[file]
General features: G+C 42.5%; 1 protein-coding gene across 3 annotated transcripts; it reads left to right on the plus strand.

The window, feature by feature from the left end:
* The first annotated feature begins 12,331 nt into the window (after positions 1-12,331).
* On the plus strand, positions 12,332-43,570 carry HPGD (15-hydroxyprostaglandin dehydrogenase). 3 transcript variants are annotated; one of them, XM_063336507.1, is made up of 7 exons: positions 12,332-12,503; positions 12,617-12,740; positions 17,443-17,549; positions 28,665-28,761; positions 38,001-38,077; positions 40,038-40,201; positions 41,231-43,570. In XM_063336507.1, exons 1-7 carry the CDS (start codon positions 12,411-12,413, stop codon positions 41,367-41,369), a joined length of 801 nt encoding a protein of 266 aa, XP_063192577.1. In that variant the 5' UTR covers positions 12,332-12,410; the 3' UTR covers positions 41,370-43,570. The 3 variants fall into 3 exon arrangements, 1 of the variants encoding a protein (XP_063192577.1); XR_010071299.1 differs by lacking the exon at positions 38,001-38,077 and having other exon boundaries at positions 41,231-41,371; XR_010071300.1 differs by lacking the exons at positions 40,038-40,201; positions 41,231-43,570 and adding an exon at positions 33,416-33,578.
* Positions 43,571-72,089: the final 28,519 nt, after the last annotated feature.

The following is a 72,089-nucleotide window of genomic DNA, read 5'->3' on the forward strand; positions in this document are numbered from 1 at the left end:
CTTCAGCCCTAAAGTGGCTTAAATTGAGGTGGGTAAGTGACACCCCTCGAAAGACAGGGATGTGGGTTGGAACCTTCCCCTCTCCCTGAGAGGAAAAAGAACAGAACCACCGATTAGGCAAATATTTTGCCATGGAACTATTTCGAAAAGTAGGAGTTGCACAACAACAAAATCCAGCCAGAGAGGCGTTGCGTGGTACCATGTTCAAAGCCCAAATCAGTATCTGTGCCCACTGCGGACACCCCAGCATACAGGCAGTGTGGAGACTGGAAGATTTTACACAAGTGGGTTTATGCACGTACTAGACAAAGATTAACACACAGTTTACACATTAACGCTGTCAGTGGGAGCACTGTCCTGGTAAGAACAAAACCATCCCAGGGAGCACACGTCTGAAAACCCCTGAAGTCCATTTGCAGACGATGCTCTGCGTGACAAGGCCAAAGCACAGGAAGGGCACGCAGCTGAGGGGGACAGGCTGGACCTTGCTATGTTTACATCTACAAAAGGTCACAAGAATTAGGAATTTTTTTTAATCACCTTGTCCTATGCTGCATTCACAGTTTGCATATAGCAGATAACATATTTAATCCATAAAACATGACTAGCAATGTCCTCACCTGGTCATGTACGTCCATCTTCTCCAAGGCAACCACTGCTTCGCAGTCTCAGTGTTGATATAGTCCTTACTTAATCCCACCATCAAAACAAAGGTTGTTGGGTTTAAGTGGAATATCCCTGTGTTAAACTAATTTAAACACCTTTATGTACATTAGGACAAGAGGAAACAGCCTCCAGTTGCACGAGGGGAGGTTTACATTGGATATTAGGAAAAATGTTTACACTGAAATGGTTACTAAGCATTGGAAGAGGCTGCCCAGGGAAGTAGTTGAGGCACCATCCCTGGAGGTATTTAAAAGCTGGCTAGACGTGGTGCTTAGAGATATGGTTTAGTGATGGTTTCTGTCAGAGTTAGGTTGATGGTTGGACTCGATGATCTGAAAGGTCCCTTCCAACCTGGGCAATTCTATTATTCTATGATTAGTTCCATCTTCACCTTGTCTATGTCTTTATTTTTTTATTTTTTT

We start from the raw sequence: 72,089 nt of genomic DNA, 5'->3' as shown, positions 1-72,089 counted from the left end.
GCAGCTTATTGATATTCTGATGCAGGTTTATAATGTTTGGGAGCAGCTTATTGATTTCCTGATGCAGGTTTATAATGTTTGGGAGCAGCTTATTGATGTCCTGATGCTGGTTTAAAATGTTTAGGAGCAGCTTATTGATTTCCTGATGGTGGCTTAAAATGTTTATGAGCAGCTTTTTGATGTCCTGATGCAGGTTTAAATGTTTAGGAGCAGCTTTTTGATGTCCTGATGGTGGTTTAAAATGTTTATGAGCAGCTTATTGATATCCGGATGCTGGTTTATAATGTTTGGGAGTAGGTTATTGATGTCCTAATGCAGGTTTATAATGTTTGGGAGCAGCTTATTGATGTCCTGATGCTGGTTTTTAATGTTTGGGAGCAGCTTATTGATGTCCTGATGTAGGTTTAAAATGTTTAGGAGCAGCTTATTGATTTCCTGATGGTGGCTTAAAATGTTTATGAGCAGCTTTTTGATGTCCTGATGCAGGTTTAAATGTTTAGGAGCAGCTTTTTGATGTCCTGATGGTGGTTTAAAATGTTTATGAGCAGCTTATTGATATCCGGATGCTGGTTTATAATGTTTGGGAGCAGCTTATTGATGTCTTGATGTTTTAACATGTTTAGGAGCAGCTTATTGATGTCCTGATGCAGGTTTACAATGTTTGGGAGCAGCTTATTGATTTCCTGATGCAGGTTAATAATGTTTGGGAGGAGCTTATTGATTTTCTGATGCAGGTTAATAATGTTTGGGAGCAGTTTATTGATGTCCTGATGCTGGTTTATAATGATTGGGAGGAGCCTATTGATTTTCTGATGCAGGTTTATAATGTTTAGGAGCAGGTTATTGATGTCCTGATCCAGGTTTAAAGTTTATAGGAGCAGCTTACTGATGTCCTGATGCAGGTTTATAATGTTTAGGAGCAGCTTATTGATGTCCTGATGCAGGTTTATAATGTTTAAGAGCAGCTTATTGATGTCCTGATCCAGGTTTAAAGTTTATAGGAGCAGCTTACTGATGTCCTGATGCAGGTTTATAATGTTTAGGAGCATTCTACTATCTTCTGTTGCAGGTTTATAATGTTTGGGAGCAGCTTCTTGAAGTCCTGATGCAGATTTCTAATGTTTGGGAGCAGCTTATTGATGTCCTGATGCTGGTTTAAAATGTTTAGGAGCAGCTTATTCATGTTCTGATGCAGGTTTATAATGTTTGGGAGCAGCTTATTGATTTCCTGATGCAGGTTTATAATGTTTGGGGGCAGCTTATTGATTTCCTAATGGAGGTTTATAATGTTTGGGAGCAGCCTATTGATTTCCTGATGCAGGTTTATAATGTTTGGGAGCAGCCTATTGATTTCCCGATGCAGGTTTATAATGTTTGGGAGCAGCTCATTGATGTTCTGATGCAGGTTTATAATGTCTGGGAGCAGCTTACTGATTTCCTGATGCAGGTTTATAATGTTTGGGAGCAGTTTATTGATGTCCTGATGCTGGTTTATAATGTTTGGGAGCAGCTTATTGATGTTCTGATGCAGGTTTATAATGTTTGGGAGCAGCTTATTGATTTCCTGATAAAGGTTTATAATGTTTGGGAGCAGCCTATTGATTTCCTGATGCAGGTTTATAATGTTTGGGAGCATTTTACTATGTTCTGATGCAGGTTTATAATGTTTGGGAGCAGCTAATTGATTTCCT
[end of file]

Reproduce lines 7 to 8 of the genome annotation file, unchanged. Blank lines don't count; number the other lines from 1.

CTTCAGCCCTAAAGTGGCTTAAATTGAGGTGGGTAAGTGACACCCCTCGAAAGACAGGGATGTGGGTTGGAACCTTCCCCTCTCCCTGAGAGGAAAAAGAACAGAACCACCGATTAGGCAAATATTTTGCCATGGAACTATTTCGAAAAGTAGGAGTTGCACAACAACAAAATCCAGCCAGAGAGGCGTTGCGTGGTACCATGTTCAAAGCCCAAATCAGTATCTGTGCCCACTGCGGACACCCCAGCATACAGGCAGTGTGGAGACTGGAAGATTTTACACAAGTGGGTTTATGCACGTACTAGACAAAGATTAACACACAGTTTACACATTAACGCTGTCAGTGGGAGCACTGTCCTGGTAAGAACAAAACCATCCCAGGGAGCACACGTCTGAAAACCCCTGAAGTCCATTTGCAGACGATGCTCTGCGTGACAAGGCCAAAGCACAGGAAGGGCACGCAGCTGAGGGGGACAGGCTGGACCTTGCTATGTTTACATCTACAAAAGGTCACAAGAATTAGGAATTTTTTTTAATCACCTTGTCCTATGCTGCATTCACAGTTTGCATATAGCAGATAACATATTTAATCCATAAAACATGACTAGCAATGTCCTCACCTGGTCATGTACGTCCATCTTCTCCAAGGCAACCACTGCTTCGCAGTCTCAGTGTTGATATAGTCCTTACTTAATCCCACCATCAAAACAAAGGTTGTTGGGTTTAAGTGGAATATCCCTGTGTTAAACTAATTTAAACACCTTTATGTACATTAGGACAAGAGGAAACAGCCTCCAGTTGCACGAGGGGAGGTTTACATTGGATATTAGGAAAAATGTTTACACTGAAATGGTTACTAAGCATTGGAAGAGGCTGCCCAGGGAAGTAGTTGAGGCACCATCCCTGGAGGTATTTAAAAGCTGGCTAGACGTGGTGCTTAGAGATATGGTTTAGTGATGGTTTCTGTCAGAGTTAGGTTGATGGTTGGACTCGATGATCTGAAAGGTCCCTTCCAACCTGGGCAATTCTATTATTCTATGATTAGTTCCATCTTCACCTTGTCTATGTCTTTATTTTTTTATTTTTTT

We start from the raw sequence: 72,089 nt of genomic DNA, 5'->3' as shown, positions 1-72,089 counted from the left end.